Miami-Dade County

Election 2017: a Miami Game of Thrones

Miami Mayor Tomas Regalado, left, celebrates his 2013 election with son Tommy, who’s running for a commission seat. The Regalados are one of Miami-Dade’s most prominent political families.
Miami Mayor Tomas Regalado, left, celebrates his 2013 election with son Tommy, who’s running for a commission seat. The Regalados are one of Miami-Dade’s most prominent political families. el Nuevo Herald

In Miami, the mayor’s son is campaigning for a City Commission seat against a county commissioner’s wife and a former mayor who happens to be the brother of the city commissioner leaving the post.

Meanwhile, the man who would be the new mayor of the city is the son of a previous mayor later elected to the County Commission after it was vacated by a politician who became county mayor — a position successfully defended last year against the daughter of the mayor of Miami.

Got all that?

It’s confusing, for sure. But heading into November’s elections, Miami’s politics is beginning to look like HBO’s “Game of Thrones.” Families that have dominated the city for decades are still jockeying for the same offices as dynasties clash over the precious few positions of power.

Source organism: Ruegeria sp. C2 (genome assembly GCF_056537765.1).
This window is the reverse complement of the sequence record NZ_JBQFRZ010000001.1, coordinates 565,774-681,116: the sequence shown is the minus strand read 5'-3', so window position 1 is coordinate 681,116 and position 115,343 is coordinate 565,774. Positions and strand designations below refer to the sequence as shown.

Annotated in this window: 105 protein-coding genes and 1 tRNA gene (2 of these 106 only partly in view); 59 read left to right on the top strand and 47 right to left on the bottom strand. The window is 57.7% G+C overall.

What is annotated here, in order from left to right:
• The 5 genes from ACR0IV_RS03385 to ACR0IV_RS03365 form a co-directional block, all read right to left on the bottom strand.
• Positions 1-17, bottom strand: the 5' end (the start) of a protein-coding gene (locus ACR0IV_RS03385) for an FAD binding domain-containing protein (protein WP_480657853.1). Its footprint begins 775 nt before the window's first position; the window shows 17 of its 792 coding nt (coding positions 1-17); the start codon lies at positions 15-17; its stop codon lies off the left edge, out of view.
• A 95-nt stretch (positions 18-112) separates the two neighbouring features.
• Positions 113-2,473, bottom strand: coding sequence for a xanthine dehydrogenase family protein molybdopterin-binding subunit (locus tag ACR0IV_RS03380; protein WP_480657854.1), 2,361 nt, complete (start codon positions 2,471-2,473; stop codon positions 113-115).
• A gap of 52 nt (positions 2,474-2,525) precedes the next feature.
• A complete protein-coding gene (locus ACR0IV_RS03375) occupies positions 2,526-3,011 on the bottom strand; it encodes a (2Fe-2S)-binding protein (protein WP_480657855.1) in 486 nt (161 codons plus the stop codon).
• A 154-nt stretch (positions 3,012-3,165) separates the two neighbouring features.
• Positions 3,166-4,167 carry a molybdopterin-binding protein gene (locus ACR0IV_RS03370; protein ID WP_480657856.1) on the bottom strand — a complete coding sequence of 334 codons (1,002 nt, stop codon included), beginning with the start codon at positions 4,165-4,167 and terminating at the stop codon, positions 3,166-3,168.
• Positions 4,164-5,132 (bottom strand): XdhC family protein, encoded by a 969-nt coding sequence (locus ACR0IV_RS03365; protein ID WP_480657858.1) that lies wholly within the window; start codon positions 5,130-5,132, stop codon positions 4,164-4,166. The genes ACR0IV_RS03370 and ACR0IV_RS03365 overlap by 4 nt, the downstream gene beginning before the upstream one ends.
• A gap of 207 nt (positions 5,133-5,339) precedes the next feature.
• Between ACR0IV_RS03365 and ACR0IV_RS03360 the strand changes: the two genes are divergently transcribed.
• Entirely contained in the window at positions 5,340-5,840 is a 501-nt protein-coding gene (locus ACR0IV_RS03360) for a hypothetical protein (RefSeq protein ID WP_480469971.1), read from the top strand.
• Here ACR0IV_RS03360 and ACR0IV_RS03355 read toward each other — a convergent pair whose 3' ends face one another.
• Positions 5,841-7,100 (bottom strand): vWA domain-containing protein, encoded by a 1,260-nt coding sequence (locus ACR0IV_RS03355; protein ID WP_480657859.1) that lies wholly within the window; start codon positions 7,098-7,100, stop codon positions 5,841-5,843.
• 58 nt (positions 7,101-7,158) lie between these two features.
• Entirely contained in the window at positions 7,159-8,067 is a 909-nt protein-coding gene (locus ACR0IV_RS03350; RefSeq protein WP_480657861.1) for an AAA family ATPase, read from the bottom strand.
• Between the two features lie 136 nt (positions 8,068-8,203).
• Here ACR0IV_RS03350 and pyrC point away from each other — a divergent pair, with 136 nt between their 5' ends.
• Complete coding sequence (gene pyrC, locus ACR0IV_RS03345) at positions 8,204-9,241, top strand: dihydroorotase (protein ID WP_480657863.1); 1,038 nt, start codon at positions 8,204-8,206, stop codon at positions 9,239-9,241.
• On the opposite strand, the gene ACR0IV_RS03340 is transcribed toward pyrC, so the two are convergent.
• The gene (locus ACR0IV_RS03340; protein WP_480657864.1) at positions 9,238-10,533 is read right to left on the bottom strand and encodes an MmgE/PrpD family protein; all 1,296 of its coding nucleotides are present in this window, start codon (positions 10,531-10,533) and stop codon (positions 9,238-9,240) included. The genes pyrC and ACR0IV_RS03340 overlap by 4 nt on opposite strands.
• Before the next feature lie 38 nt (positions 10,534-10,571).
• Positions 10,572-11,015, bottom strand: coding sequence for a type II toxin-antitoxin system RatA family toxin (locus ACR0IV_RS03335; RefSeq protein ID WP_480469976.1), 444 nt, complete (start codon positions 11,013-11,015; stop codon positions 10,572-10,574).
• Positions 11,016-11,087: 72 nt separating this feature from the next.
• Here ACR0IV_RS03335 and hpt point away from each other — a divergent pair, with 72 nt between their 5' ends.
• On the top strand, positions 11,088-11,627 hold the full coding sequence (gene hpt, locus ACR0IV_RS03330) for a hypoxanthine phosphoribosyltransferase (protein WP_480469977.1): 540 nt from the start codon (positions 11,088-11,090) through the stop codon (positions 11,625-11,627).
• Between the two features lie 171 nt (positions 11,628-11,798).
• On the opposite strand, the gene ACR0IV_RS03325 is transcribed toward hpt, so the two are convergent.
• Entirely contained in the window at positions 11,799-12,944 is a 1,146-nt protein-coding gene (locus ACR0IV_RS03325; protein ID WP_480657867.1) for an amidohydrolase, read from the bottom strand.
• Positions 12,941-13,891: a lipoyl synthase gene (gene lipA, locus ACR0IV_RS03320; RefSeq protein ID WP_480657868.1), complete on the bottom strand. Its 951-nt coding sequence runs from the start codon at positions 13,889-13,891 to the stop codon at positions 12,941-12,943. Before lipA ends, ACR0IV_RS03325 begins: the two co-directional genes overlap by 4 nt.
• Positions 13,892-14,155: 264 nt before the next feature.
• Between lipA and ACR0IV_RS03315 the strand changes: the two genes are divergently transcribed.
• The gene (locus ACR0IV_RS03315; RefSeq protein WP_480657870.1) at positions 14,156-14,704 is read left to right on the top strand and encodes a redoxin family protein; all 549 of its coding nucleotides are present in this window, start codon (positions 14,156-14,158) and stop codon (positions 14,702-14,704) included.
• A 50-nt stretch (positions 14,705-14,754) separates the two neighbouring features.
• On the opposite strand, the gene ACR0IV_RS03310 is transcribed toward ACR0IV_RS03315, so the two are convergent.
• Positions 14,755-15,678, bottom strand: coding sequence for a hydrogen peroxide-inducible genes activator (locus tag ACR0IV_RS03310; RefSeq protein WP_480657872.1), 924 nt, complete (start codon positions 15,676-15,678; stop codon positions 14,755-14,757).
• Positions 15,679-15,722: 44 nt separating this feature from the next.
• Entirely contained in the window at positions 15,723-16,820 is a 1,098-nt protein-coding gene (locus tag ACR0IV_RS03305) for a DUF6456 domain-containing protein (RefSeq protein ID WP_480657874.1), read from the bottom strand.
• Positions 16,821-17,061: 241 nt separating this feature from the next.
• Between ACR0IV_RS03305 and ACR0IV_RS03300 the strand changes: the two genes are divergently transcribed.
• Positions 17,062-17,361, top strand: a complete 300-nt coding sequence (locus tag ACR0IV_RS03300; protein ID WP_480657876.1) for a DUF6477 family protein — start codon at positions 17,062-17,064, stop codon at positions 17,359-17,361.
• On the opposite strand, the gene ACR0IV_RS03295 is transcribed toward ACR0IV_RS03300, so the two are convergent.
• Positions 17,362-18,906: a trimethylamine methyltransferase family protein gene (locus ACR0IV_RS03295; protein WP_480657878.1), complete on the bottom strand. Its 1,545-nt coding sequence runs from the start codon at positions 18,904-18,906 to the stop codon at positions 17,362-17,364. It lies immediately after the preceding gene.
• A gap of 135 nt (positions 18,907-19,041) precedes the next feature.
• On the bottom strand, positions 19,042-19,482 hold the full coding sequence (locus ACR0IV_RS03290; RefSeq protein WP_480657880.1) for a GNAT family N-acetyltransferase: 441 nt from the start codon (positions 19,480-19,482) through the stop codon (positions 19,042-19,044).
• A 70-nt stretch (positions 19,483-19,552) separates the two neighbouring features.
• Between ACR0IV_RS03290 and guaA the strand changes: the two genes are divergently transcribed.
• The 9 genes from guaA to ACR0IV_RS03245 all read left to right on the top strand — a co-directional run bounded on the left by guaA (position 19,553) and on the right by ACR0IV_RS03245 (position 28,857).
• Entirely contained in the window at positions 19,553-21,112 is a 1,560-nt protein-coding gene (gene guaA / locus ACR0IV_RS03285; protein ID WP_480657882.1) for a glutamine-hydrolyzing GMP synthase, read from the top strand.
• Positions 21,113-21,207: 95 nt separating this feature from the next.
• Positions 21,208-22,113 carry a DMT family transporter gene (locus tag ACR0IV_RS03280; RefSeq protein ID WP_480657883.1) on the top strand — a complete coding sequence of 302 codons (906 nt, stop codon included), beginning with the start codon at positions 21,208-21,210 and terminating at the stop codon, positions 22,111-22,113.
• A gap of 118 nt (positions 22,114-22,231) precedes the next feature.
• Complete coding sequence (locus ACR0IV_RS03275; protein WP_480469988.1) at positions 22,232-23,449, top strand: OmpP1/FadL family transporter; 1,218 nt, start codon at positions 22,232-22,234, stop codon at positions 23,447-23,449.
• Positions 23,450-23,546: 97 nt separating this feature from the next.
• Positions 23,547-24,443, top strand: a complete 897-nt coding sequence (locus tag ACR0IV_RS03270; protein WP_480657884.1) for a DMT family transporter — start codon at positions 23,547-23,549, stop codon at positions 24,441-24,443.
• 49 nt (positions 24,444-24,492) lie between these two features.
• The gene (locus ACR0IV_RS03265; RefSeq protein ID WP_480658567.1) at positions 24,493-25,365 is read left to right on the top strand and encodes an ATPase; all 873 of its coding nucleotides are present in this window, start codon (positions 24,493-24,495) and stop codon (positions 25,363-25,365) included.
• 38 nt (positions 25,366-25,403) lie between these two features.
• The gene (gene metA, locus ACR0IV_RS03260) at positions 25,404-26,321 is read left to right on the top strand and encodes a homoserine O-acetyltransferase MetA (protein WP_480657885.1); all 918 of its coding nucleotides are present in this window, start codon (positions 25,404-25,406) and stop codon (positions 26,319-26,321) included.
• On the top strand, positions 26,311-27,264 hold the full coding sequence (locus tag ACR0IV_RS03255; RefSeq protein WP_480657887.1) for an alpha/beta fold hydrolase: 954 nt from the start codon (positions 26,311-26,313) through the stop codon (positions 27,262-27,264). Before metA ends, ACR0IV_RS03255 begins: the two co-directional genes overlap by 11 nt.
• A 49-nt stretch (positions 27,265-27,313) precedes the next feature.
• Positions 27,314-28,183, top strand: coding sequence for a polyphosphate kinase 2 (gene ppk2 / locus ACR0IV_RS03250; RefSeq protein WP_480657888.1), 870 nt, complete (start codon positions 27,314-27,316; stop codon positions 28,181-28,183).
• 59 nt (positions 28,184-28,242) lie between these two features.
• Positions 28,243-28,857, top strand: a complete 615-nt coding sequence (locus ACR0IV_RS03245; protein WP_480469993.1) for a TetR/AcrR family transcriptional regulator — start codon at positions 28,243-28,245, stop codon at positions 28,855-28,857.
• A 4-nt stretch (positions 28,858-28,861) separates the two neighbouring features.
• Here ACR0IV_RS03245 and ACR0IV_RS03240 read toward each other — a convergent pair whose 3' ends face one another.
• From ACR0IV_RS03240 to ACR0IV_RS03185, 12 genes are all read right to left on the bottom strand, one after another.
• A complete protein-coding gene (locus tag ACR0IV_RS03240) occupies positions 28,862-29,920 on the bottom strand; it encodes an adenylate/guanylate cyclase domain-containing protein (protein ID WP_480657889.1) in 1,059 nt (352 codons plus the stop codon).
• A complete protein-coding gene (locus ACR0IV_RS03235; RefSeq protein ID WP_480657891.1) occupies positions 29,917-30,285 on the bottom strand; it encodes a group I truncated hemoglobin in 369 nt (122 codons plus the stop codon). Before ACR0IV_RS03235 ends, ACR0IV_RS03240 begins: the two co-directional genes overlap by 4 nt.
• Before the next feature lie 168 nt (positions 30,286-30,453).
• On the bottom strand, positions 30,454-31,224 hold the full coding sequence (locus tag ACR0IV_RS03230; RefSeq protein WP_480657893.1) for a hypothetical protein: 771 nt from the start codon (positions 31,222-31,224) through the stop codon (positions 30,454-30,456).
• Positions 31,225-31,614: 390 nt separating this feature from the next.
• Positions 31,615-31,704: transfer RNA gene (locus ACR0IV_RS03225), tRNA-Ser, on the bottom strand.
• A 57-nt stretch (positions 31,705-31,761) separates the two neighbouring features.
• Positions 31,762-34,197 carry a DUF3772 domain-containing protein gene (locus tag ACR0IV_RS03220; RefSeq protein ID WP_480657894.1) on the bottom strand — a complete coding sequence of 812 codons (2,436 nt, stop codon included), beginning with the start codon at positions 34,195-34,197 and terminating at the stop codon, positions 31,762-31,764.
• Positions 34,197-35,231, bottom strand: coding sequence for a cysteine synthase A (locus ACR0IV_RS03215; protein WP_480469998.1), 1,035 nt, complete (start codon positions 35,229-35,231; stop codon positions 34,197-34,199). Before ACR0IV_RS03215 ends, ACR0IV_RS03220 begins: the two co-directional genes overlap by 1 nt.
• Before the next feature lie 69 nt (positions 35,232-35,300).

In some neighborhoods, the ballot might give voters flashbacks to the 1990s, when the names Regalado, Barreiro, Carollo and Suarez clashed. Only now, with the family patriarchs nearing their twilight, it’s largely children and spouses carrying the mantle.

“I call it the Groundhog Day election,” said pollster and radio personality Fernand Amandi, referencing the movie where Bill Murray re-lives the same day over and over again. “I don’t know if it’s ’97 or 2017.”